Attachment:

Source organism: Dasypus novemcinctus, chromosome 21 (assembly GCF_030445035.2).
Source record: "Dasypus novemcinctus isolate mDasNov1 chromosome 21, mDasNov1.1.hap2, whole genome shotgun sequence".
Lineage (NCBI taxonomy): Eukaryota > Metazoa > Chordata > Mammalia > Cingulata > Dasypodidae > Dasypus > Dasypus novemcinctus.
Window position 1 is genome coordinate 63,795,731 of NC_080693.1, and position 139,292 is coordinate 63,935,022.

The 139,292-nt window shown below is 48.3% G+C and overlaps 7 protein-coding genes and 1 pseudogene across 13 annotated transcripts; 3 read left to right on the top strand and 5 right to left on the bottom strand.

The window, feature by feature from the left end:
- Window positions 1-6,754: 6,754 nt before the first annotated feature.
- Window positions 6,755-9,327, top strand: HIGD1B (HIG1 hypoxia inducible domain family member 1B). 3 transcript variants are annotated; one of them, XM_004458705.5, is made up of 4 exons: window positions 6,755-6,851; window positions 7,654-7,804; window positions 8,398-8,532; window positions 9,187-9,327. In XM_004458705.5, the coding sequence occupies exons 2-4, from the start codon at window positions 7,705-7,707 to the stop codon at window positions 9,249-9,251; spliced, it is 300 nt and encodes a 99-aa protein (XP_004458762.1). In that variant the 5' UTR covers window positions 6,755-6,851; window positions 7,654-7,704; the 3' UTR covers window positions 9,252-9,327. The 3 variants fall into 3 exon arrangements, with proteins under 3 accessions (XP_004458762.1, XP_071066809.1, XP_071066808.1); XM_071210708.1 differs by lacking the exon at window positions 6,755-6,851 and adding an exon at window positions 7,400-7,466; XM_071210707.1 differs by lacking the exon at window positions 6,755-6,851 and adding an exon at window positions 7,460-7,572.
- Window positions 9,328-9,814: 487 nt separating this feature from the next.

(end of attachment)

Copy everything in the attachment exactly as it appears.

Source organism: Dasypus novemcinctus, chromosome 21 (assembly GCF_030445035.2).
Source record: "Dasypus novemcinctus isolate mDasNov1 chromosome 21, mDasNov1.1.hap2, whole genome shotgun sequence".
Lineage (NCBI taxonomy): Eukaryota > Metazoa > Chordata > Mammalia > Cingulata > Dasypodidae > Dasypus > Dasypus novemcinctus.
Window position 1 is genome coordinate 63,795,731 of NC_080693.1, and position 139,292 is coordinate 63,935,022.

The 139,292-nt window shown below is 48.3% G+C and overlaps 7 protein-coding genes and 1 pseudogene across 13 annotated transcripts; 3 read left to right on the top strand and 5 right to left on the bottom strand.

The window, feature by feature from the left end:
- Window positions 1-6,754: 6,754 nt before the first annotated feature.
- Window positions 6,755-9,327, top strand: HIGD1B (HIG1 hypoxia inducible domain family member 1B). 3 transcript variants are annotated; one of them, XM_004458705.5, is made up of 4 exons: window positions 6,755-6,851; window positions 7,654-7,804; window positions 8,398-8,532; window positions 9,187-9,327. In XM_004458705.5, the coding sequence occupies exons 2-4, from the start codon at window positions 7,705-7,707 to the stop codon at window positions 9,249-9,251; spliced, it is 300 nt and encodes a 99-aa protein (XP_004458762.1). In that variant the 5' UTR covers window positions 6,755-6,851; window positions 7,654-7,704; the 3' UTR covers window positions 9,252-9,327. The 3 variants fall into 3 exon arrangements, with proteins under 3 accessions (XP_004458762.1, XP_071066809.1, XP_071066808.1); XM_071210708.1 differs by lacking the exon at window positions 6,755-6,851 and adding an exon at window positions 7,400-7,466; XM_071210707.1 differs by lacking the exon at window positions 6,755-6,851 and adding an exon at window positions 7,460-7,572.
- Window positions 9,328-9,814: 487 nt separating this feature from the next.